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UK Cathedral Celebrates Ramadan on Anniversary of ISIS London Bridge Attack

Muslim speaking at Christian cathedral in London.

London's Southwark Cathedral hosted its second annual "Grand Iftar Service" on Sunday evening, marking the anniversary of the London Bridge terror attack last year. In addition to the 11 a.m. Eucharist service, the church also held a 3 p.m. Service of Commemoration for the attack, and an 8 p.m. service to celebrate the Muslim service.

The Iftar service stood out, however, as it marked the Muslim holy month of Ramadan. It has not yet been reported whether or not the prayers associated with Ramadan were performed inside the cathedral, which would be a serious violation of Christian holy space. Hosting a Ramadan event at a church, however, is bad enough.

"We stand united as communities, as Londoners, as people that want to celebrate our diversity," Harun Khan, secretary general of the Muslim Council of Britain, said at the Iftar service.

In a statement, the cathedral announced it would "host its second Grand Iftar which, this year, will also mark the anniversary of the London Bridge attacks and will bring all communities together to celebrate Ramadan, to promote resilience and to share the common values of hope, peace and unity and celebrate the diversity of those who live and work in the Bankside area [of London]."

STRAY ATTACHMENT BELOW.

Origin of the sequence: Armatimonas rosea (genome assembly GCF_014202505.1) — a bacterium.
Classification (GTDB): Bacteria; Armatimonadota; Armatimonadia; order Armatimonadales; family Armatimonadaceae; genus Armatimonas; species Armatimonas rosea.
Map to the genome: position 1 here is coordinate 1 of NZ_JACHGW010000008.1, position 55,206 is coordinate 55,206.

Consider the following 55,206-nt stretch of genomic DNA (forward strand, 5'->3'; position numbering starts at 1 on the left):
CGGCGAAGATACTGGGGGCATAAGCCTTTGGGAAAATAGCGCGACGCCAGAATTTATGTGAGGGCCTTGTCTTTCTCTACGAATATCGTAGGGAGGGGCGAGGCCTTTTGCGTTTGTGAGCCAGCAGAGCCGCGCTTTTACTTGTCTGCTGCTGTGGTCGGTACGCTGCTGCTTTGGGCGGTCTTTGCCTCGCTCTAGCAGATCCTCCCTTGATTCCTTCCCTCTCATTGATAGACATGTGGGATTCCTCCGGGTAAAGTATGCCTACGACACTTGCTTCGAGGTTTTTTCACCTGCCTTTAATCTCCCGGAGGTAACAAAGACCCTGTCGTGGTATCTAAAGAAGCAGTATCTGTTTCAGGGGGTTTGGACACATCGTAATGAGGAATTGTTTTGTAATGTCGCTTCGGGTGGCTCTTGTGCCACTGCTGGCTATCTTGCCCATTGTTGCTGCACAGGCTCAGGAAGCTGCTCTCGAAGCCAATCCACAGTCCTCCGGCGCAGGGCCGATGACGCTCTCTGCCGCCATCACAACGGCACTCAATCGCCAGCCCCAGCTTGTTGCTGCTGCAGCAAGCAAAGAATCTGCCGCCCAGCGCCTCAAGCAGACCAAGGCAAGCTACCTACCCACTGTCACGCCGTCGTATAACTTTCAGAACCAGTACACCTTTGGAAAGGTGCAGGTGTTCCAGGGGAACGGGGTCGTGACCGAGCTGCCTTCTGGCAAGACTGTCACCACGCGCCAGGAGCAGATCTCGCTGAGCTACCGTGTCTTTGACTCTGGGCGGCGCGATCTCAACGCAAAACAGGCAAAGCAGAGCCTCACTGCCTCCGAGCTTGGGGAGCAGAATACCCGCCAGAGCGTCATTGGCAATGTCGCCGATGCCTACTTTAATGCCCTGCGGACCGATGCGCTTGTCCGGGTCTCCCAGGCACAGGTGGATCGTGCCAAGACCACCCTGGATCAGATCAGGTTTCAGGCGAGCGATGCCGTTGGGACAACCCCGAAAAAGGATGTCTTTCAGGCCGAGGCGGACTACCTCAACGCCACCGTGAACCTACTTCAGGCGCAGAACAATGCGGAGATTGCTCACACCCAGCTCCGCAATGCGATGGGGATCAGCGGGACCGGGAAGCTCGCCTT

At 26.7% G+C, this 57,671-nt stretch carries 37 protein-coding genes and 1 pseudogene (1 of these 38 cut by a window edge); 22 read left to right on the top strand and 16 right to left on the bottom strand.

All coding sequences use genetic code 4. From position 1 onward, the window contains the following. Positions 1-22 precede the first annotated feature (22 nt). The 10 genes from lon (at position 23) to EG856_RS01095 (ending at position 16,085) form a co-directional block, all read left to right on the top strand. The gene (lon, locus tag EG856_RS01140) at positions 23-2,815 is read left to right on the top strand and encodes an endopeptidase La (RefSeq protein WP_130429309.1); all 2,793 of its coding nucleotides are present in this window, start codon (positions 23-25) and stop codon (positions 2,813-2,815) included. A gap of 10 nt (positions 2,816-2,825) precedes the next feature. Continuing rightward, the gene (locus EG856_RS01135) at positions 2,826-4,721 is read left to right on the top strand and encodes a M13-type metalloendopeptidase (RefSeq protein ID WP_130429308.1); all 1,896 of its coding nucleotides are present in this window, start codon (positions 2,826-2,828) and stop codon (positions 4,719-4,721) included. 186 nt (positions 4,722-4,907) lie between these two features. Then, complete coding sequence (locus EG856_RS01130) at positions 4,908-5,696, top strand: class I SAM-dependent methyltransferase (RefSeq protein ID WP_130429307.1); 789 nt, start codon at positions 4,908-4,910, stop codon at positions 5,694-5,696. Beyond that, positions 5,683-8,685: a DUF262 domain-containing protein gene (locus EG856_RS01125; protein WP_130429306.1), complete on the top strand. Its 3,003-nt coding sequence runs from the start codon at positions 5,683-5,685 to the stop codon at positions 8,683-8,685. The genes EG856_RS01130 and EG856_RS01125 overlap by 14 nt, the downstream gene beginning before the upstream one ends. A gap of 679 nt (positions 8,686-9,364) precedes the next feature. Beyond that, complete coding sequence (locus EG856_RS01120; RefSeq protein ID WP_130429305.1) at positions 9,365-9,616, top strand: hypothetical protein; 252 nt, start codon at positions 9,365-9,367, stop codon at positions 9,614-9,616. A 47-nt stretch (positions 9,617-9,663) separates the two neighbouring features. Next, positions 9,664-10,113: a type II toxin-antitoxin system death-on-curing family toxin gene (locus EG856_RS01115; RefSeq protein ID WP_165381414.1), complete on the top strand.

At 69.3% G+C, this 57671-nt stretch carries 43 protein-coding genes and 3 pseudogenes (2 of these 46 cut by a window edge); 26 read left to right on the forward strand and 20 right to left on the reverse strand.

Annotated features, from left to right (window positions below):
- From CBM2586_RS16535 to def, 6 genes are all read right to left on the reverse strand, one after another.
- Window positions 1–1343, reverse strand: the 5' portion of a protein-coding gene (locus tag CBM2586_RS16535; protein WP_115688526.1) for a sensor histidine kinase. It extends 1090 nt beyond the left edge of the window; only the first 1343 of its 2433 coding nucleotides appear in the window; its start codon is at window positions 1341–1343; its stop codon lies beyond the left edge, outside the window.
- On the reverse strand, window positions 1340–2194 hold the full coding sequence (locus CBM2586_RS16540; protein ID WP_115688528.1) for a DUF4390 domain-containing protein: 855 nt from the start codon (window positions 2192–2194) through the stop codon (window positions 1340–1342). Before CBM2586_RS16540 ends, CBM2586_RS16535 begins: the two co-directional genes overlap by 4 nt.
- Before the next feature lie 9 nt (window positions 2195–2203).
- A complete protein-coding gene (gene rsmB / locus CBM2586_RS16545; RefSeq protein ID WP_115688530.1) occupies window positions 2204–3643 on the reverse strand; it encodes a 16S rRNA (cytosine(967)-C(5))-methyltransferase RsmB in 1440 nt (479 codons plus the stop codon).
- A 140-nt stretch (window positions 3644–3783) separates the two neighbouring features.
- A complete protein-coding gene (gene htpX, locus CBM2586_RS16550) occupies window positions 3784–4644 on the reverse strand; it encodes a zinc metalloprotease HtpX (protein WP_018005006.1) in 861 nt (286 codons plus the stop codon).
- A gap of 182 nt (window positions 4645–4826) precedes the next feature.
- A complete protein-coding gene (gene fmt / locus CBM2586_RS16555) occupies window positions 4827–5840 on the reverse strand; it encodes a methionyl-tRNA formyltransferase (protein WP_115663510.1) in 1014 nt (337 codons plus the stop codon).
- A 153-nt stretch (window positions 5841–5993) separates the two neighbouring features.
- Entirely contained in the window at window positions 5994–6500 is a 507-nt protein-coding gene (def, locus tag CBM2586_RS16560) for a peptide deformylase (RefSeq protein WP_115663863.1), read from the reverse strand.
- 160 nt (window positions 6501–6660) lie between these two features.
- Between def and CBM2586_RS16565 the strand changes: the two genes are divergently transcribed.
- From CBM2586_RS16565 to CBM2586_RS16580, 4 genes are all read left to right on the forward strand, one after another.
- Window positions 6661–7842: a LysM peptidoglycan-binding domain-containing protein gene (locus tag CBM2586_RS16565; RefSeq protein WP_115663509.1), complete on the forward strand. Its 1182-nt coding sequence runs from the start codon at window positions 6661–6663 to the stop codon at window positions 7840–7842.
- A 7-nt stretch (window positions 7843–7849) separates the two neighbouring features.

On June 3, 2017, three terrorists inspired by and claimed by the Islamic State (ISIS) drove a van into pedestrians on London Bridge. When the van crashed, the terrorists ran to the nearby Borough Market area and began stabbing people in and around restaurants and bars. These terrorists killed eight people and injured 48 others, including four unarmed police officers.

The Diocese of Southwark, the church organization in control of the cathedral, announced that after the commemoration service, the bishop, Rt. Revd. Christopher Chessun, would bless an olive tree, "The Tree of Healing," as a permanent memorial to those who died. The tree was planted "using compost made from flowers left on London Bridge after the attack."

It is very fitting for Southwark Cathedral, the church closest to London Bridge and in between London Bridge and Borough Market, to commemorate the attacks. The Iftar seemed less fitting, however.